In Donaldson v. Dorworth, the Plaintiff was injured in a motor vehicle accident, and subsequently commenced legal proceedings. As is often the case, ICBC’S lawyer filed a jury trial notice, requiring the trial to be heard by judge and jury.
In the context of ICBC claims, a jury trial is a presumptive right of the Defendant. If a Plaintiff does not want a jury trial, he or she has the onus of establishing that the case falls within one of the following criteria, as outlined in Rule 12-6(5)(a) of the Supreme Court Civil Rules :
(i) the issues require prolonged examination of documents or accounts or a scientific or local investigation that cannot be made conveniently with a jury,
(ii) the issues are of an intricate or complex character, or
(iii) the extra time and cost involved in requiring that the trial be heard by the court with a jury would be disproportionate to the amount involved in the action . . .
It is important to note the use of the word “or”, meaning that all three criteria do not have to be shown to succeed on an application to strike a jury trial notice, but rather either one of the three.
In the case at bar, counsel for the Plaintiff argued that the first two of these criteria were applicable. ICBC’S lawyer argued that neither were applicable, and that the application to strike a jury notice was brought too late anyways. Authorities on this issue show, however, that the seven day deadline is not absolute.
With respect to the issue of prolonged examination of documents, the Court noted the existence of a large amount of medical documentation, including numerous expert reports and clinical records, and ruled that there would be such a prolonged examination. The Court also found, given the competing and conflicting expert reports, that the issues would require a scientific investigation within the meaning of Rule 12-6(5)(a)(i).
However, the Court would eventually rule that the examination of documents and scientific investigation could be made conveniently with a jury, finding that there would be no impediment to the jury being able to understand the evidence, and retaining that understanding through to the end of the trial.
In regards to Rule 12-6(5)(a)(ii), the Court noted the plethora of issues of law that the jury would need to be instructed on, such as causation, contributory negligence, the standard of care in negligence, and the law regarding each head of damage that was being claimed by the Plaintiff. With respect to issues of fact, there would be the expert’s opinions, and the facts and assumptions upon which they were based. The Court opined that the inter-relationship between such issues of law and fact, particularly in relation to the issue of causation, made the case at bar more complicated than most personal injury maters. Despite this, however, the Court would rule that the character of the issues did not rise to the level of being complex or intricate within the meaning of Rule 12-6(5)(a)(ii).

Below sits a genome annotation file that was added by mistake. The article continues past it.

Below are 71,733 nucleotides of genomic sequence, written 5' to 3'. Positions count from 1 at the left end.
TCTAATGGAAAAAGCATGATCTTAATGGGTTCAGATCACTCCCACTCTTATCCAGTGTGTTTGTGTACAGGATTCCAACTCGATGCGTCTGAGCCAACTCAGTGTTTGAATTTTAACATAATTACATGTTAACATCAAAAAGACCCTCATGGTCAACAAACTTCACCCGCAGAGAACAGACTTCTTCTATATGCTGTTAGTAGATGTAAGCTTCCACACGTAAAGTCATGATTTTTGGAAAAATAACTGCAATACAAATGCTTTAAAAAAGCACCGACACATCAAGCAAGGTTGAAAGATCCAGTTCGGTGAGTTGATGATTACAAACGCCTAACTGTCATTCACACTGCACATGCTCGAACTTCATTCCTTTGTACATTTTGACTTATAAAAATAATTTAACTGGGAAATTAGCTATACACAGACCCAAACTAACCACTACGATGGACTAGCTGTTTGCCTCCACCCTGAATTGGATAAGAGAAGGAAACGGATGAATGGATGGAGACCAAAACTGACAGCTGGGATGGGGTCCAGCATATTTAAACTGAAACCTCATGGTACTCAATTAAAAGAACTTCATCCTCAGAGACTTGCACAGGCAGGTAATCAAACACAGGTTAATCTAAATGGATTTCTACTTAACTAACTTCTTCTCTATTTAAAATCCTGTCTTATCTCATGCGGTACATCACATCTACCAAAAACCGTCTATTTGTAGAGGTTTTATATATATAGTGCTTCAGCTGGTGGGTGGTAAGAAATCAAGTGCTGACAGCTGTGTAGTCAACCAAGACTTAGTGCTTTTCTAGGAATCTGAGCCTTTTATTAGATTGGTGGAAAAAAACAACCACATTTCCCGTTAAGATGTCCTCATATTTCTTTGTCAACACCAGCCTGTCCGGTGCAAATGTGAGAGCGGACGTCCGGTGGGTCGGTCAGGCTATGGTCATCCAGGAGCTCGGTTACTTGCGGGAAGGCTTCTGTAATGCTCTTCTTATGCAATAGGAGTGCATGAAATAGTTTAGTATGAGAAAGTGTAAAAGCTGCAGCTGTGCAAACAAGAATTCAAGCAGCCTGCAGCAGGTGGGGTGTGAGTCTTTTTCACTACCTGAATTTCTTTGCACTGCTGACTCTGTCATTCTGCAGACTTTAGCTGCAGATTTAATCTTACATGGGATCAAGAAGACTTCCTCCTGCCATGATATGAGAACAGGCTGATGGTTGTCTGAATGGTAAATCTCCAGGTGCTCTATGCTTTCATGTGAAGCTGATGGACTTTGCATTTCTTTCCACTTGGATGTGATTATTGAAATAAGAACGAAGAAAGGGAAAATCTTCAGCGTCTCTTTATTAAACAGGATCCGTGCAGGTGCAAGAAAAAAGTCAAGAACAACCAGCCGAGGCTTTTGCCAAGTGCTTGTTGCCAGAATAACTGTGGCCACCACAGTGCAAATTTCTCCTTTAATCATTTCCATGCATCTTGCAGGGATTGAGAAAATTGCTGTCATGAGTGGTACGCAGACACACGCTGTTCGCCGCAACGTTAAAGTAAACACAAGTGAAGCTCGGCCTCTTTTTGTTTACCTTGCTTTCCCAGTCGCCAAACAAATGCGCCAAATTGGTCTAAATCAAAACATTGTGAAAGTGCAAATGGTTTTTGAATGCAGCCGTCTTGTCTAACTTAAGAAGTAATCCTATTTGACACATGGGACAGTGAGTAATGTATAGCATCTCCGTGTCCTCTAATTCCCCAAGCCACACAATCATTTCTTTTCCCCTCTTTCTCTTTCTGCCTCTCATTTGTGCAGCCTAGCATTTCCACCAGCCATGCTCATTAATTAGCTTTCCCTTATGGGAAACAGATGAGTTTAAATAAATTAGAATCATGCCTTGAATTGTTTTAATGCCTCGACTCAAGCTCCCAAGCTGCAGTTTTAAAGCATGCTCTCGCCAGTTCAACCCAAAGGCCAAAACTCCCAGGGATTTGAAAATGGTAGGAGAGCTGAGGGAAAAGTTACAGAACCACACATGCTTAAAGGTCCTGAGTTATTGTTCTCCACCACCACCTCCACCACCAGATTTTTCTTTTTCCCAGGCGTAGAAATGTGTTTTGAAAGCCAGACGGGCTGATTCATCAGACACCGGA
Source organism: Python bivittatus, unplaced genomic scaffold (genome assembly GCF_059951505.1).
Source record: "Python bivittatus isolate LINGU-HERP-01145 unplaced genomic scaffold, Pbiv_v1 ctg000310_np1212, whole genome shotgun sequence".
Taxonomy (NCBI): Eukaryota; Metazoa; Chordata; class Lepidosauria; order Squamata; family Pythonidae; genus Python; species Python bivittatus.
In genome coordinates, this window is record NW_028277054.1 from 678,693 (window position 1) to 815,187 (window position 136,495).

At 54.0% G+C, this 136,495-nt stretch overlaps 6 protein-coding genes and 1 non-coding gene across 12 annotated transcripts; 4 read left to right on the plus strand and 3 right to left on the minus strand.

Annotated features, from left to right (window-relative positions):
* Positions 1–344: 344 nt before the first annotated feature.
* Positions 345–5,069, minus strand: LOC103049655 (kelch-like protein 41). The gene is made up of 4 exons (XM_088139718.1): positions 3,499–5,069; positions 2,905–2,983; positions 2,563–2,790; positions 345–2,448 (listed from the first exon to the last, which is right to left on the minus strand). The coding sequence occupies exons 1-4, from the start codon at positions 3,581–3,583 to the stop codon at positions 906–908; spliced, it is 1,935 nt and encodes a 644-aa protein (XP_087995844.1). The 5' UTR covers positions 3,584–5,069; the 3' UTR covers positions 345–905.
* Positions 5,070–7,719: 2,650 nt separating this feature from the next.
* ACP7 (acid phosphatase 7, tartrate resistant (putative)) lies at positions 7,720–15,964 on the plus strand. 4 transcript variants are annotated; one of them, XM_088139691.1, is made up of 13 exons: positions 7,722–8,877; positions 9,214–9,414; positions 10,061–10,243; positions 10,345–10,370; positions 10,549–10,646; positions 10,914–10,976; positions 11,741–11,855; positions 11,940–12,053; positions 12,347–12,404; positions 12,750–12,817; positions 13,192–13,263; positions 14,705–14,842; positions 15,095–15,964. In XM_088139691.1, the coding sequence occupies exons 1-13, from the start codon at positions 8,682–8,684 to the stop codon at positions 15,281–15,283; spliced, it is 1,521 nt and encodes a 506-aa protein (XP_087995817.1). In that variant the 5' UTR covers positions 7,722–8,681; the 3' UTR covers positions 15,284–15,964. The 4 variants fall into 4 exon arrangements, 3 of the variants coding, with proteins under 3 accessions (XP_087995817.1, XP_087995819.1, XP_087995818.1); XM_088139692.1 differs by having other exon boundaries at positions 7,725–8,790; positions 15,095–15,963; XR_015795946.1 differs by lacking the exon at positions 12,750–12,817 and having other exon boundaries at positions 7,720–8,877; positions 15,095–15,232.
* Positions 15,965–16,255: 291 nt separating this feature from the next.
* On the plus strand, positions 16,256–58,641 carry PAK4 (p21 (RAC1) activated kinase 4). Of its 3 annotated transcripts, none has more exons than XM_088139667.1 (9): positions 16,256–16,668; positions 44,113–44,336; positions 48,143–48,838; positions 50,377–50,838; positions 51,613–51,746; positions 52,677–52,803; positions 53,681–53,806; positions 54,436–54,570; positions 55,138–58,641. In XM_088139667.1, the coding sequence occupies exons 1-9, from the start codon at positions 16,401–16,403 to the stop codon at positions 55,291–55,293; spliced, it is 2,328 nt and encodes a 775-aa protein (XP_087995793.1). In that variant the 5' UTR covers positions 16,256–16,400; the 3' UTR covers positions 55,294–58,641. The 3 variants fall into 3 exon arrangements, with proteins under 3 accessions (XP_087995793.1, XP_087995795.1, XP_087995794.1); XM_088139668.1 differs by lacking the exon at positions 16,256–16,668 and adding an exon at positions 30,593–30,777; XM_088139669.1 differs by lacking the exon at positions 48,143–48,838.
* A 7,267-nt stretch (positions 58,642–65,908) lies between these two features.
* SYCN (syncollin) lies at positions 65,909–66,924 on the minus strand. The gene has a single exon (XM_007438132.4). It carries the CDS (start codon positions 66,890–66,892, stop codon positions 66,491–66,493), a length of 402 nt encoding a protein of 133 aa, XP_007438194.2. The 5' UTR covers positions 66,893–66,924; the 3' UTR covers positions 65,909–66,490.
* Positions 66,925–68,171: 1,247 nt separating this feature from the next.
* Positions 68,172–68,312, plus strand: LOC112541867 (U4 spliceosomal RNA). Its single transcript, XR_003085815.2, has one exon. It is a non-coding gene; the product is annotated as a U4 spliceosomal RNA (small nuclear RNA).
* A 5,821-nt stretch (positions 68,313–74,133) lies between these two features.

The Court would go on to dismiss the Plaintiff’s application to strike the jury notice, awarding costs to the Defendant in any event of the cause.
 In my opinion, chambers judges and masters are well able to decide whether or not a case is appropriate for trial by jury without the assistance of expert opinion. We can form our own conclusions without expert assistance; expert evidence is unnecessary, and therefore inadmissible: R. v. Mohan, 1994 CanLII 80 (SCC),  2 S.C.R. 9 at 23. Had I admitted Dr. Ancill’s report, it would not have altered the result of this application: I have read the expert opinion reports and I disagree with Dr. Ancill’s conclusion that the subject of conversion disorders is one that is too difficult for a jury to grapple with.
 Although this is a close case, I conclude that the character of the issues in this case, considered individually or in combination with one another, do not rise to the level of being complex or intricate within the meaning of the rule.
 Having found as fact that the issues require a prolonged examination of documents and a scientific investigation, I turn to whether the jury ought to be dispensed with. As was explained by Lambert J.A. in Nichols v. Gray, the discretion that arises in relation to the examination of documents and the scientific investigation is to be exercised particularly in relation to whether the examination or investigation can be made conveniently with a jury.
 Similar cases provide some guidance as to how to exercise this discretion, although each case turns on its unique facts. In the end, the determination of whether the examination and investigation can be made conveniently with a jury depends on my impression of how the trial in this particular case is likely to unfold. I see no impediment to the jury being able to understand the evidence in this case as it is given, and retaining that understanding through to the end of what is expected to be a four week trial. I think this case is one where counsel and the experts will be able to explain the medical concepts the jury will need to decide the issues. I expect that with the assistance of opening and closing addresses by able and experienced counsel followed by a proper charge, the jury will be able to properly address the issues in this case. This is a case in which the examination of documents and scientific investigation can be made “conveniently with a jury,” as that phrase has been judicially interpreted. I am not persuaded that the issues cannot be tried fairly by a jury; in fact, I am satisfied that the action can be justly determined on its merits via this mode of trial.